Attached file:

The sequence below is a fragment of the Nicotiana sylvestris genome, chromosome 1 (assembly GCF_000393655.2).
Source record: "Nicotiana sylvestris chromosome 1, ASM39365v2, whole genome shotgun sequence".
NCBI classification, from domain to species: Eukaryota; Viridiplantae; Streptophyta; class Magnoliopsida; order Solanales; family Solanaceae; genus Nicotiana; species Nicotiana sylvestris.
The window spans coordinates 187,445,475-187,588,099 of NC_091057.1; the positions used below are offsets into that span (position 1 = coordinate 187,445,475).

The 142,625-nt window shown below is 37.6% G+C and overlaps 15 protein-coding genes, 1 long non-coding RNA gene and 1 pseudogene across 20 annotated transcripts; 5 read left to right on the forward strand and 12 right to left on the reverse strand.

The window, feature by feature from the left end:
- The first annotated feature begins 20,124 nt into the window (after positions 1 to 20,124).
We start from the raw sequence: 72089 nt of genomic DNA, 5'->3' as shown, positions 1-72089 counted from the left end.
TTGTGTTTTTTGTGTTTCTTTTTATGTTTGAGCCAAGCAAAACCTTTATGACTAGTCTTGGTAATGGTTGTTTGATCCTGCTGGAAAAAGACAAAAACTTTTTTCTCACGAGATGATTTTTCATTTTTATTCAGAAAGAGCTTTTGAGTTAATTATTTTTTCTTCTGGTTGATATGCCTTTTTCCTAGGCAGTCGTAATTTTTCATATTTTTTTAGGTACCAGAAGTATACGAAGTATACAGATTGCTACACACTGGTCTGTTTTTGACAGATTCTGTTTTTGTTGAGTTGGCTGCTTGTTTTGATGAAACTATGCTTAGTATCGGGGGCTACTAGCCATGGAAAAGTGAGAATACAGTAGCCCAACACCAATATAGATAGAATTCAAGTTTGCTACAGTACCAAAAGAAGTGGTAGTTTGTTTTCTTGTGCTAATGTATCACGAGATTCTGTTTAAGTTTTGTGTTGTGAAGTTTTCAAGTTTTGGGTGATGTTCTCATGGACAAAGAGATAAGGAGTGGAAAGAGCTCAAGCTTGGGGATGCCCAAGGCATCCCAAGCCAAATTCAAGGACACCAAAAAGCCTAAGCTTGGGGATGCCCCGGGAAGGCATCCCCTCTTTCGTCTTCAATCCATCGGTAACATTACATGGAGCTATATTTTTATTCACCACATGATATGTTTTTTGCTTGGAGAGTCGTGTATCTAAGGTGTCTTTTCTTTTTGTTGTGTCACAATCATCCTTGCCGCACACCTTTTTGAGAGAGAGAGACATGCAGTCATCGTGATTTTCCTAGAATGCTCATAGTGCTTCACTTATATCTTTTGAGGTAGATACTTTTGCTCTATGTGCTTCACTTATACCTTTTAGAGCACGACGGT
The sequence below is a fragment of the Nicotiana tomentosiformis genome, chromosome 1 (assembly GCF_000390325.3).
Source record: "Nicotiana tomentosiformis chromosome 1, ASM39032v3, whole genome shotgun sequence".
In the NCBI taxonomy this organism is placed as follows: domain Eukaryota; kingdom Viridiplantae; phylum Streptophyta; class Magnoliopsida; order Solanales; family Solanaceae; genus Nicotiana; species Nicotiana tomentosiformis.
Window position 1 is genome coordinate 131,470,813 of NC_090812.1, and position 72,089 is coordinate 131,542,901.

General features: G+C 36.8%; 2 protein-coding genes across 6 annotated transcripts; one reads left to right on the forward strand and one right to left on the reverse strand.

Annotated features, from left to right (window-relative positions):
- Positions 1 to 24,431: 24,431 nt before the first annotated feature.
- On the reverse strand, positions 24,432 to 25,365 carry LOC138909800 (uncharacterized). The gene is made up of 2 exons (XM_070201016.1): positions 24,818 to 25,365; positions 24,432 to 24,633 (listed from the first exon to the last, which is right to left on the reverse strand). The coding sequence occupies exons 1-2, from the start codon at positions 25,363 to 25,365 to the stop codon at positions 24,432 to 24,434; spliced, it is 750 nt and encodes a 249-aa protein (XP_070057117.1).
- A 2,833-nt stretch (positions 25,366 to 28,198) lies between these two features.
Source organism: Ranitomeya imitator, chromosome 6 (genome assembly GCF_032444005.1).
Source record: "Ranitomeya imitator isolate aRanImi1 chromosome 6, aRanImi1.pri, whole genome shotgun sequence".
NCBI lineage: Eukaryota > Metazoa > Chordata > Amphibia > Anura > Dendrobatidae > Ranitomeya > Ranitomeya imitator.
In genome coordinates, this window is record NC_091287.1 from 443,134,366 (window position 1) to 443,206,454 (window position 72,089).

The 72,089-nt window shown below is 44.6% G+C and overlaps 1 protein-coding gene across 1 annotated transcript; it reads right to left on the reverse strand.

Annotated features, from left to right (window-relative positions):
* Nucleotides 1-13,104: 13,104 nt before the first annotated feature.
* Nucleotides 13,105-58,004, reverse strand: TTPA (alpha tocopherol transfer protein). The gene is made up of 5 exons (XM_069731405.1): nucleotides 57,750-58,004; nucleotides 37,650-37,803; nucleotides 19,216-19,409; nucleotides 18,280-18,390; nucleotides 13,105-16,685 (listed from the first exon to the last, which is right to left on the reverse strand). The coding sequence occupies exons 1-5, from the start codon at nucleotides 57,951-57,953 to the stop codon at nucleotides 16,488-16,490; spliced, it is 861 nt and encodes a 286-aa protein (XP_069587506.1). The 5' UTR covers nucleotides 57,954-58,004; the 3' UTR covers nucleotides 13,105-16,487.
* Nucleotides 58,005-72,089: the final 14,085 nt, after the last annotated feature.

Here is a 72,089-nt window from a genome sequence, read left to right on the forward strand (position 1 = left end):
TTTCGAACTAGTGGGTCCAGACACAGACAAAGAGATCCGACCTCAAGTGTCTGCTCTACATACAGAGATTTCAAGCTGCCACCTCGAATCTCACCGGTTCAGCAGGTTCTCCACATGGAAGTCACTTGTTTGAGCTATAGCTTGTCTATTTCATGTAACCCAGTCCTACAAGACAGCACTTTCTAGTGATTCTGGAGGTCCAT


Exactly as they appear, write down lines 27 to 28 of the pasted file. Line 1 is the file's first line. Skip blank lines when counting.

* Nucleotides 58,005-72,089: the final 14,085 nt, after the last annotated feature.

Here is a 72,089-nt window from a genome sequence, read left to right on the forward strand (position 1 = left end):